Passport Health, a Medicaid plan in Kentucky, sought to identify patients with housing issues. They mined EHR data and the Department of Housing and Urban Development public housing database, searched membership eligibility files for keywords like “couch surfing” or “place to place” and used natural language processing to scan unstructured electronic medical record notes. Using this data, along with data from other social categories allowed Passport to identify patients likely to require higher levels of care prior to them incurring lengthy hospital stays, costly doctor visits and expensive care6.
Mission Health Partners, a Medicaid Shared Savings Program in North Carolina, combined SDOH data with their claims and clinical data to identify and create special social service programs for members at risk of having hospital or ED visits. Using this expanded data set, they realized a 25 percent increase in their risk prediction in a six-month period7.
Indiana University-Purdue University Indianapolis developed algorithms to predict the need for social intervention and applied it to 48 socioeconomic and public health indicators. So far, the algorithms have resulted in specificity measures of between 60 and 77 percent8.
The more data the better the insights into drivers of health
In order to truly impact the health of the individual patients, we need deeper insights provided by all types of data, including socio-demographic. It’s not surprising that factors like nutrition, housing and transportation play such a substantial role on the health of the individual.
Demographic data that has been collected for decades is now becoming an important information source and complements the vast amounts of clinical and consumer data coming on line. This social data is shining a spotlight on the reality that people are not just data points, instead it offers a view into how their health is largely shaped by the conditions in which they work and live.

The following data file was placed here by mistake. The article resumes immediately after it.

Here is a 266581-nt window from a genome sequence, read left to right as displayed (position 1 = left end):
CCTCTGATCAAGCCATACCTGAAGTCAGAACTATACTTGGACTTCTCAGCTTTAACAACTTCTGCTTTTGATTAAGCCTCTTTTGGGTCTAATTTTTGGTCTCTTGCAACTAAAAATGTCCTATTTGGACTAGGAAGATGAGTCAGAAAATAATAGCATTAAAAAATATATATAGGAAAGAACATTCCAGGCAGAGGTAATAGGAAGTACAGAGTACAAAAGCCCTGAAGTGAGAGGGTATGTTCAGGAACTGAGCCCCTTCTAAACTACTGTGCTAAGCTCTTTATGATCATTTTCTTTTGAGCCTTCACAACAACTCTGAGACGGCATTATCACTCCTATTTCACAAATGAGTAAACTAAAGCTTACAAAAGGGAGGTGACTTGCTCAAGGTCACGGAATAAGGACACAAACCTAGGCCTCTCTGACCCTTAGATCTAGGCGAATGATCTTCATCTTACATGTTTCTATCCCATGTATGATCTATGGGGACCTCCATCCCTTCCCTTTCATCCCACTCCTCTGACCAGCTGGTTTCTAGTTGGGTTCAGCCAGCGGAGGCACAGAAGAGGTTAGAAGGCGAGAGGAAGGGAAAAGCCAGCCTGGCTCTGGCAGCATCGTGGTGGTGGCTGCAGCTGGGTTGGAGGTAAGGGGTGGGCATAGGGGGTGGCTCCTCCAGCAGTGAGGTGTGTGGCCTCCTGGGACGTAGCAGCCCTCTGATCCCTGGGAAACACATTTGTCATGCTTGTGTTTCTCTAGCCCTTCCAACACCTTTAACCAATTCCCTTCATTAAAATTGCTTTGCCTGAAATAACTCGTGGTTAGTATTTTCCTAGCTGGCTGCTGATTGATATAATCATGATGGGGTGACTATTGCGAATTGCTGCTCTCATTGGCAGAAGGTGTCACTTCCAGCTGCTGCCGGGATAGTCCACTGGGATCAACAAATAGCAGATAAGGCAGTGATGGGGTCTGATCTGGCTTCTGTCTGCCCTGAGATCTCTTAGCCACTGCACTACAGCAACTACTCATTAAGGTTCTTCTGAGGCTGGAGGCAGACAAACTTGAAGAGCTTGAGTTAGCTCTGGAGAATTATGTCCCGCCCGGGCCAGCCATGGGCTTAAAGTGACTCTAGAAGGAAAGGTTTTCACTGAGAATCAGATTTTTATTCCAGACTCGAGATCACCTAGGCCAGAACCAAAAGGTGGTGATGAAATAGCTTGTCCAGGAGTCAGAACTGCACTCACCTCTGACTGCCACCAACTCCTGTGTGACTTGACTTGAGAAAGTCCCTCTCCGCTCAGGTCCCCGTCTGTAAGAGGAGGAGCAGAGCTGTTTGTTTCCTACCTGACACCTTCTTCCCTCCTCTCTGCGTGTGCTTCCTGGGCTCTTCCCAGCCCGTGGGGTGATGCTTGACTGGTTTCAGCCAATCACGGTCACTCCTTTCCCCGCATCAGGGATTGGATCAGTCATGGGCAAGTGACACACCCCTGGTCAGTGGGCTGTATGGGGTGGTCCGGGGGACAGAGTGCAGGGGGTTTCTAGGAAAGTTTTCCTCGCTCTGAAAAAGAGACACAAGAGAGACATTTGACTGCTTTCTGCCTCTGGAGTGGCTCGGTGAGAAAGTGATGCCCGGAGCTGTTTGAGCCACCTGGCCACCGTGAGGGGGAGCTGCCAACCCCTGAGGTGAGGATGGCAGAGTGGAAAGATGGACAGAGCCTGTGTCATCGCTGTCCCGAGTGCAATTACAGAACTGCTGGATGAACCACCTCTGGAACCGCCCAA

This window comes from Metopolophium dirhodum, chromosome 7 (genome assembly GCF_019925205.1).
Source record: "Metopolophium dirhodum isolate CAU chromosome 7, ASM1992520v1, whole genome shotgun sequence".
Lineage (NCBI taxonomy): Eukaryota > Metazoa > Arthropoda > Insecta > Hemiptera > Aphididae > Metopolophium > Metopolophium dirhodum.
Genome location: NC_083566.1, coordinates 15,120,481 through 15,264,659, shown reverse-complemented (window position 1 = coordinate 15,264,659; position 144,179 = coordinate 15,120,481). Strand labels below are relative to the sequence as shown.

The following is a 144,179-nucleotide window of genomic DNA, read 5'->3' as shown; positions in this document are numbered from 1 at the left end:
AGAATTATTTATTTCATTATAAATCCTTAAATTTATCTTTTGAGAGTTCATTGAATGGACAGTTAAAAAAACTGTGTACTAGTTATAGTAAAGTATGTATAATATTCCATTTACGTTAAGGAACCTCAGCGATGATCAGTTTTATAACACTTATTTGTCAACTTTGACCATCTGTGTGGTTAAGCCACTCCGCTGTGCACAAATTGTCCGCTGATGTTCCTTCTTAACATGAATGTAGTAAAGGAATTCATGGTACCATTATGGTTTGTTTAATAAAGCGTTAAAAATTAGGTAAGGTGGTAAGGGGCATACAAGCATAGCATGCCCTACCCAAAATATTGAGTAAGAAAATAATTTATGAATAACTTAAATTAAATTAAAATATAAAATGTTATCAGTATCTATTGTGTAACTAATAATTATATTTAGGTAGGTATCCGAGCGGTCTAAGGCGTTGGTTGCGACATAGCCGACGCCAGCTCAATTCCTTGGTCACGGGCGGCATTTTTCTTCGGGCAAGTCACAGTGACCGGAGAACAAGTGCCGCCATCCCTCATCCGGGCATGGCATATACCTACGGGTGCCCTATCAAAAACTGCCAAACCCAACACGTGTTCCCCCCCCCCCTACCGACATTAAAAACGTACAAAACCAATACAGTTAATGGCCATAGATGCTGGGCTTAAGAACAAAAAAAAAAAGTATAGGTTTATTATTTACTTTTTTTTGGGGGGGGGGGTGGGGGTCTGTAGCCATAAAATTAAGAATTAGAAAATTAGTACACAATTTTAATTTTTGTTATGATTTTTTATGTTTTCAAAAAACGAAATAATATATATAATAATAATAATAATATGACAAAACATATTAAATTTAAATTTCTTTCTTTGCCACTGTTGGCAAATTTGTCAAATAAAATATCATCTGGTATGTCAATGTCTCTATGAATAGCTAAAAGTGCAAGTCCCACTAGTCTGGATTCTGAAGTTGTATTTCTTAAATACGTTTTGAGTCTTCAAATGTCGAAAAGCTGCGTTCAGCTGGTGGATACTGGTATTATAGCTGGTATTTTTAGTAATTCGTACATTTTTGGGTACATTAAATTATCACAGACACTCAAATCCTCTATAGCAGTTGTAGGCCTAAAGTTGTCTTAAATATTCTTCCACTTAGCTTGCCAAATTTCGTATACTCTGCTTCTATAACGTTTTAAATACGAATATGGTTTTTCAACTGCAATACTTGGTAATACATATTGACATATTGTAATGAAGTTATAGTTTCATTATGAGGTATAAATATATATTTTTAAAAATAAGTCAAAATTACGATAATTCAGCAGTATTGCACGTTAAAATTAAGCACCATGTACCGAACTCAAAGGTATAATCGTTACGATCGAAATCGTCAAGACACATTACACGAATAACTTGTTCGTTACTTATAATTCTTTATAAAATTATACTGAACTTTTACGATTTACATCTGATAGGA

The technology revolution enveloping the healthcare industry is allowing organizations to bring together traditional and emerging data sets more rapidly and effectively than ever before. The tools are now available to convert this data into real-life decisions that can help ensure every person is receiving the care that meets their individual needs and living situation. So the next time your physician’s asks you about your living situation or diet, know that we are one step closer to healthcare that treats you as a unique individual.
 Artificial Intelligence, Big Data Basics Lead Top 10 Stories of 2018, by Jennifer Bresnick, Health IT Analytics, December 12, 2018
 What Are The Social Determinants of Population Health, by Jennifer Bresnick , Health IT Analytics, August 18, 2017
 Azar Outlines HHS Ambition on Social Determinants of Health: 5 Takeaways, by Steven Porter, November 14, 2018.
 How Addressing Social Determinants of Health Cuts Healthcare Costs, by Jacqueline LaPointe, June 25, 2018
 Could The Latest In Medical Treatment Be…A Roof? Medicaid Says Maybe, by Anita Cattrell, Health Affairs blog, December 13, 2018.
 Here’s how 4 organizations are leveraging IT to address social determinants of health, by Andrew Rebhan and Peter Kilbridge, IT Forefront, Advisory Board, June 5, 2018.